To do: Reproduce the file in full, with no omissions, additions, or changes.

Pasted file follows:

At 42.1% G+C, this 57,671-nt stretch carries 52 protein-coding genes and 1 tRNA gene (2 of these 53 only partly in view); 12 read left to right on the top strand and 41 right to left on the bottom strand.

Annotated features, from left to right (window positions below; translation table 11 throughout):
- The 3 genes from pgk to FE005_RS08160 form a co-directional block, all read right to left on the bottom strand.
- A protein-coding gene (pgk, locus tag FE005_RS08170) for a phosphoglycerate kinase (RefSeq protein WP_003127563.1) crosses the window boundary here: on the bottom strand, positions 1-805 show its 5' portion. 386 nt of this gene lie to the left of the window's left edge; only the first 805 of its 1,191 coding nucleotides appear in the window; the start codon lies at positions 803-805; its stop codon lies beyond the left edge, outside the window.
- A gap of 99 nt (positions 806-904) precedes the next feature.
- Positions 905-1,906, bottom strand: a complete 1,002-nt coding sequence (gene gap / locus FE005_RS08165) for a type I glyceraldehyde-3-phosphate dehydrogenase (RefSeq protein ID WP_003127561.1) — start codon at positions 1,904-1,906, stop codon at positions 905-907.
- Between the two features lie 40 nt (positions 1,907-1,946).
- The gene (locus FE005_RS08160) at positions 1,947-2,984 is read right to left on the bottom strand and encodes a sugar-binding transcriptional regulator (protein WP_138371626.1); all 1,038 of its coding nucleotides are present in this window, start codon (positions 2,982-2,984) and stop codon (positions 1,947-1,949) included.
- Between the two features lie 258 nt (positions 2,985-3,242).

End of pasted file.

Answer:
At 42.1% G+C, this 57,671-nt stretch carries 52 protein-coding genes and 1 tRNA gene (2 of these 53 only partly in view); 12 read left to right on the top strand and 41 right to left on the bottom strand.

Annotated features, from left to right (window positions below; translation table 11 throughout):
- The 3 genes from pgk to FE005_RS08160 form a co-directional block, all read right to left on the bottom strand.
- A protein-coding gene (pgk, locus tag FE005_RS08170) for a phosphoglycerate kinase (RefSeq protein WP_003127563.1) crosses the window boundary here: on the bottom strand, positions 1-805 show its 5' portion. 386 nt of this gene lie to the left of the window's left edge; only the first 805 of its 1,191 coding nucleotides appear in the window; the start codon lies at positions 803-805; its stop codon lies beyond the left edge, outside the window.
- A gap of 99 nt (positions 806-904) precedes the next feature.
- Positions 905-1,906, bottom strand: a complete 1,002-nt coding sequence (gene gap / locus FE005_RS08165) for a type I glyceraldehyde-3-phosphate dehydrogenase (RefSeq protein ID WP_003127561.1) — start codon at positions 1,904-1,906, stop codon at positions 905-907.
- Between the two features lie 40 nt (positions 1,907-1,946).
- The gene (locus FE005_RS08160) at positions 1,947-2,984 is read right to left on the bottom strand and encodes a sugar-binding transcriptional regulator (protein WP_138371626.1); all 1,038 of its coding nucleotides are present in this window, start codon (positions 2,982-2,984) and stop codon (positions 1,947-1,949) included.
- Between the two features lie 258 nt (positions 2,985-3,242).